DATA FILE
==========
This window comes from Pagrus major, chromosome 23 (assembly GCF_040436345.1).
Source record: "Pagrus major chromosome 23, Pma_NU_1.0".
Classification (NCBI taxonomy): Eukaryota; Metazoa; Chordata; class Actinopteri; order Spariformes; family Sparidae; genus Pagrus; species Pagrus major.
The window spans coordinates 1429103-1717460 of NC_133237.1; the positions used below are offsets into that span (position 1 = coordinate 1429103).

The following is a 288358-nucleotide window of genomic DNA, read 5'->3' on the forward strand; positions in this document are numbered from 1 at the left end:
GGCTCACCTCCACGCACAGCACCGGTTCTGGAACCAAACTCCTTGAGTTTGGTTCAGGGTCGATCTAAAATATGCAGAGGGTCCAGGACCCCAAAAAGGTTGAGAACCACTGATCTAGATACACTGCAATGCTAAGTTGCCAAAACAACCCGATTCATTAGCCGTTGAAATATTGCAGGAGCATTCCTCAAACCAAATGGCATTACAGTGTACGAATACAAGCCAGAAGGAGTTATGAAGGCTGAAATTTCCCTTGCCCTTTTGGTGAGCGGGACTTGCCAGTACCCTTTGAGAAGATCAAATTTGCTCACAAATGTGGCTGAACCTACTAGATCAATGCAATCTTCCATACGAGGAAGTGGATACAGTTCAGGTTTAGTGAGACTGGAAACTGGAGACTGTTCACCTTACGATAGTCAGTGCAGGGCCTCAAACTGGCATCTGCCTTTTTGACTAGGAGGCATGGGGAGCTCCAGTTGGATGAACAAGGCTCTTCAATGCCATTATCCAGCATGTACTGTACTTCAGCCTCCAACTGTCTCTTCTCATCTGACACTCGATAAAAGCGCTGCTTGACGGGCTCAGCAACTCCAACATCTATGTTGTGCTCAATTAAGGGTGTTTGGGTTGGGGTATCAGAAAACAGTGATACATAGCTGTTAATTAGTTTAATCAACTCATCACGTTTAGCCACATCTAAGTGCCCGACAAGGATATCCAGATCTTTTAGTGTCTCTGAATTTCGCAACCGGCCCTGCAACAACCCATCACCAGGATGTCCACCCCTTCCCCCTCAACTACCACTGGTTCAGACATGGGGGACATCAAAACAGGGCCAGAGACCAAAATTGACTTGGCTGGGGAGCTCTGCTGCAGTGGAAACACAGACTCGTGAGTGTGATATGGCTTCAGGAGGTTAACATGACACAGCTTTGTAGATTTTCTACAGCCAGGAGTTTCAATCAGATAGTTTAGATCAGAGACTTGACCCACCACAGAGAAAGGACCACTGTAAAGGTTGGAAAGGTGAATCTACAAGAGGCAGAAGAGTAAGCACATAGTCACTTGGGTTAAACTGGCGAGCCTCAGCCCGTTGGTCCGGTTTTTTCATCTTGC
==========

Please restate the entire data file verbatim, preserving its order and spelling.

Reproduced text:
This window comes from Pagrus major, chromosome 23 (assembly GCF_040436345.1).
Source record: "Pagrus major chromosome 23, Pma_NU_1.0".
Classification (NCBI taxonomy): Eukaryota; Metazoa; Chordata; class Actinopteri; order Spariformes; family Sparidae; genus Pagrus; species Pagrus major.
The window spans coordinates 1429103-1717460 of NC_133237.1; the positions used below are offsets into that span (position 1 = coordinate 1429103).

The following is a 288358-nucleotide window of genomic DNA, read 5'->3' on the forward strand; positions in this document are numbered from 1 at the left end:
GGCTCACCTCCACGCACAGCACCGGTTCTGGAACCAAACTCCTTGAGTTTGGTTCAGGGTCGATCTAAAATATGCAGAGGGTCCAGGACCCCAAAAAGGTTGAGAACCACTGATCTAGATACACTGCAATGCTAAGTTGCCAAAACAACCCGATTCATTAGCCGTTGAAATATTGCAGGAGCATTCCTCAAACCAAATGGCATTACAGTGTACGAATACAAGCCAGAAGGAGTTATGAAGGCTGAAATTTCCCTTGCCCTTTTGGTGAGCGGGACTTGCCAGTACCCTTTGAGAAGATCAAATTTGCTCACAAATGTGGCTGAACCTACTAGATCAATGCAATCTTCCATACGAGGAAGTGGATACAGTTCAGGTTTAGTGAGACTGGAAACTGGAGACTGTTCACCTTACGATAGTCAGTGCAGGGCCTCAAACTGGCATCTGCCTTTTTGACTAGGAGGCATGGGGAGCTCCAGTTGGATGAACAAGGCTCTTCAATGCCATTATCCAGCATGTACTGTACTTCAGCCTCCAACTGTCTCTTCTCATCTGACACTCGATAAAAGCGCTGCTTGACGGGCTCAGCAACTCCAACATCTATGTTGTGCTCAATTAAGGGTGTTTGGGTTGGGGTATCAGAAAACAGTGATACATAGCTGTTAATTAGTTTAATCAACTCATCACGTTTAGCCACATCTAAGTGCCCGACAAGGATATCCAGATCTTTTAGTGTCTCTGAATTTCGCAACCGGCCCTGCAACAACCCATCACCAGGATGTCCACCCCTTCCCCCTCAACTACCACTGGTTCAGACATGGGGGACATCAAAACAGGGCCAGAGACCAAAATTGACTTGGCTGGGGAGCTCTGCTGCAGTGGAAACACAGACTCGTGAGTGTGATATGGCTTCAGGAGGTTAACATGACACAGCTTTGTAGATTTTCTACAGCCAGGAGTTTCAATCAGATAGTTTAGATCAGAGACTTGACCCACCACAGAGAAAGGACCACTGTAAAGGTTGGAAAGGTGAATCTACAAGAGGCAGAAGAGTAAGCACATAGTCACTTGGGTTAAACTGGCGAGCCTCAGCCCGTTGGTCCGGTTTTTTCATCTTGC